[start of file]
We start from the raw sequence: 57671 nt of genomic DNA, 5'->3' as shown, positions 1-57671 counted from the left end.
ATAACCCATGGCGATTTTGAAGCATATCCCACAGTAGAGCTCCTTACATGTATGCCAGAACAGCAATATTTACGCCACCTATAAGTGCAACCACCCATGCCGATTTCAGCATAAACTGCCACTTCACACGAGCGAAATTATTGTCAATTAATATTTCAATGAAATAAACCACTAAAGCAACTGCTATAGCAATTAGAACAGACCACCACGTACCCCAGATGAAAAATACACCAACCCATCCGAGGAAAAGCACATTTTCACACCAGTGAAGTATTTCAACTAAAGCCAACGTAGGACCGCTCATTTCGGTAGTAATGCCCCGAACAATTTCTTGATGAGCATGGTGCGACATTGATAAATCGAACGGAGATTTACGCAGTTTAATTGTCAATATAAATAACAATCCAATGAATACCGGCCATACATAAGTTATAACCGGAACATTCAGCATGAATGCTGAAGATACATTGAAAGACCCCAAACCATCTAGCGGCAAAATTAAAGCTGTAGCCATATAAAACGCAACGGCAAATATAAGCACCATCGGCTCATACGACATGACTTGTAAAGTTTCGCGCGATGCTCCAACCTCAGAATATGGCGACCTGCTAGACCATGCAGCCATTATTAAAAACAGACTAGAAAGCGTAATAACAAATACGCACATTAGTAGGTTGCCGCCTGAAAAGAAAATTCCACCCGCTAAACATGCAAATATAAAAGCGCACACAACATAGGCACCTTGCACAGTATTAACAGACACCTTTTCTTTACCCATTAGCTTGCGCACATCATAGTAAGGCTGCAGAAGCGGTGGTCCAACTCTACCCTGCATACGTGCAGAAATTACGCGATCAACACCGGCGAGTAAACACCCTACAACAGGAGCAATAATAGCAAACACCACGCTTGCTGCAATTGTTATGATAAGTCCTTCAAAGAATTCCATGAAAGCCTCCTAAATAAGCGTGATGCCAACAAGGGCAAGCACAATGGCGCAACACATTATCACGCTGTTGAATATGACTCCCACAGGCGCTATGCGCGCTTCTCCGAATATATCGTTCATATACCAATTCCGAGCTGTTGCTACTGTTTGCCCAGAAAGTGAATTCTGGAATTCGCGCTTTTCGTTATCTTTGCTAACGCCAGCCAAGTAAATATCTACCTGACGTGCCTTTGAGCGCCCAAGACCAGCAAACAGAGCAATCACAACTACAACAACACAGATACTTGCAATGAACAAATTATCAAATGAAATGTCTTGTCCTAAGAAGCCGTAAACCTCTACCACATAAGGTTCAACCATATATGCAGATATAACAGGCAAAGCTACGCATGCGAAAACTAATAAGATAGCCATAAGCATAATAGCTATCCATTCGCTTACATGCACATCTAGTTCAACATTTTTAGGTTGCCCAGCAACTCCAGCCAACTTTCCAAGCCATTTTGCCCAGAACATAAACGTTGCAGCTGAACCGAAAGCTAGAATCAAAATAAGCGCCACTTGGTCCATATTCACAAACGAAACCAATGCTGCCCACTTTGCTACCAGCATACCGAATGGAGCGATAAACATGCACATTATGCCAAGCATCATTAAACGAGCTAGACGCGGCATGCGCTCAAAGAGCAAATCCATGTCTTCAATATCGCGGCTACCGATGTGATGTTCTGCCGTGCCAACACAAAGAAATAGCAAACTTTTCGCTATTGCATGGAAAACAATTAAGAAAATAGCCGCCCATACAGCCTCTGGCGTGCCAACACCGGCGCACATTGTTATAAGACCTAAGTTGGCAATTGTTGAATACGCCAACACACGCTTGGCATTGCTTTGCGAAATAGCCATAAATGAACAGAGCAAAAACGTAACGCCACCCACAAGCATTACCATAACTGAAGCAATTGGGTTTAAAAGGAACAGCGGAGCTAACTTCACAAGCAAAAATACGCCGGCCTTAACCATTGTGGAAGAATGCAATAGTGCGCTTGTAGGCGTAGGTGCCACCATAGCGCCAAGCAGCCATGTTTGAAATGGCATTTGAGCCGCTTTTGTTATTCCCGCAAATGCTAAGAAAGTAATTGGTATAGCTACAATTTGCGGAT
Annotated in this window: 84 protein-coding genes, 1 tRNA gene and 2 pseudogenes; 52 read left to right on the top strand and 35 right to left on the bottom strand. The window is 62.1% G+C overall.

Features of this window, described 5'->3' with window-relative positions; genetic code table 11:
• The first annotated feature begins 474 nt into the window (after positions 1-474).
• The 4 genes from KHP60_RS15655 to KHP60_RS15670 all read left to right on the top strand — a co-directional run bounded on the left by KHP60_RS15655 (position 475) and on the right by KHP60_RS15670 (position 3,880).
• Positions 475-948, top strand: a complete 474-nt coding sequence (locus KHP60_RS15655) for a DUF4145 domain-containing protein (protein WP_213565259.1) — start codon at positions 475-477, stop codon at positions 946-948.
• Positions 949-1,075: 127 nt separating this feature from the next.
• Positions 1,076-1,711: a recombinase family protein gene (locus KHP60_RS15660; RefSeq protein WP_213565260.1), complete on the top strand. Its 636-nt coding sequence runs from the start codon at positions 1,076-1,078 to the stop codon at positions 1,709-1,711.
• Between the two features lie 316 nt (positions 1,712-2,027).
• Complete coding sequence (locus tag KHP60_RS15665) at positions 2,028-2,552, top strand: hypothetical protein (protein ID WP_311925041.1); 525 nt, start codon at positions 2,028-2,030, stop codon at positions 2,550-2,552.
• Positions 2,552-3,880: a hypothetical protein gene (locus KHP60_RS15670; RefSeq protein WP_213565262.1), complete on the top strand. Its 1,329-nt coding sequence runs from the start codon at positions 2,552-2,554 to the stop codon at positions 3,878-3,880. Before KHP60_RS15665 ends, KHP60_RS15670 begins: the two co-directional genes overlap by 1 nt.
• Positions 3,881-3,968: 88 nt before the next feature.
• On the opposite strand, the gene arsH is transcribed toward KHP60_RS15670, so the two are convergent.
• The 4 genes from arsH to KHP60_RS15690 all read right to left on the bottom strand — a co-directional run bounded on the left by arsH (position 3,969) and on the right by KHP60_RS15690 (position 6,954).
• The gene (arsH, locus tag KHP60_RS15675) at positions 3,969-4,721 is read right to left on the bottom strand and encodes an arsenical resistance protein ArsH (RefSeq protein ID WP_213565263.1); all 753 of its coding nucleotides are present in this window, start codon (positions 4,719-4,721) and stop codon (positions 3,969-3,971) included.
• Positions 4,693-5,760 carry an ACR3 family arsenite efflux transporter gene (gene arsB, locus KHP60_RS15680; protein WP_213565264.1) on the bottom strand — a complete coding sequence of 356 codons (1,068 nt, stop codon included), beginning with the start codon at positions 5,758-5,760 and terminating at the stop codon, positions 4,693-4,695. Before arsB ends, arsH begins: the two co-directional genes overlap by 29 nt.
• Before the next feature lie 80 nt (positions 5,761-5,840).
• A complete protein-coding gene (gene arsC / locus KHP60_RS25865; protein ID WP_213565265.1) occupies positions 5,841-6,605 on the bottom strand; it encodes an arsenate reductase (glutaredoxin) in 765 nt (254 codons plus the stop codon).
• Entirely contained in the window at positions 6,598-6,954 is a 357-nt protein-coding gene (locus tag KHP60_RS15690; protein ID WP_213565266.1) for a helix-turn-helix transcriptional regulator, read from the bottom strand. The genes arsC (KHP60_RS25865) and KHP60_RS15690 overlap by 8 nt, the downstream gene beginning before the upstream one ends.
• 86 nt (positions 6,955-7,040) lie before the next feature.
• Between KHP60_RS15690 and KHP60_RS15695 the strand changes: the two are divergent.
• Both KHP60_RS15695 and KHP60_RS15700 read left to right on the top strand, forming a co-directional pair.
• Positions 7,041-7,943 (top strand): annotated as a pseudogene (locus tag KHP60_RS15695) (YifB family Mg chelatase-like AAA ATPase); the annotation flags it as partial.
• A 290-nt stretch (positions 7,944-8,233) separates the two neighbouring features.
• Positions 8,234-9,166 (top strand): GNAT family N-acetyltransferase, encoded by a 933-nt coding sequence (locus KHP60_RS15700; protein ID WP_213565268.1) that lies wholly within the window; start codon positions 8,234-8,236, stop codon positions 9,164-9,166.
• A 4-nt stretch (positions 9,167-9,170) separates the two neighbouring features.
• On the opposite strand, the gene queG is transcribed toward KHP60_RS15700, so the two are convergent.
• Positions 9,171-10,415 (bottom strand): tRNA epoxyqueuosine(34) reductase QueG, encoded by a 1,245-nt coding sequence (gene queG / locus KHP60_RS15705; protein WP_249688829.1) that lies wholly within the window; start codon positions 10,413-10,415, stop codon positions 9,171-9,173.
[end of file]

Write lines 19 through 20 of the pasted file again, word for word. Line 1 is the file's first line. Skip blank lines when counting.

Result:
• A complete protein-coding gene (gene arsC / locus KHP60_RS25865; protein ID WP_213565265.1) occupies positions 5,841-6,605 on the bottom strand; it encodes an arsenate reductase (glutaredoxin) in 765 nt (254 codons plus the stop codon).
• Entirely contained in the window at positions 6,598-6,954 is a 357-nt protein-coding gene (locus tag KHP60_RS15690; protein ID WP_213565266.1) for a helix-turn-helix transcriptional regulator, read from the bottom strand. The genes arsC (KHP60_RS25865) and KHP60_RS15690 overlap by 8 nt, the downstream gene beginning before the upstream one ends.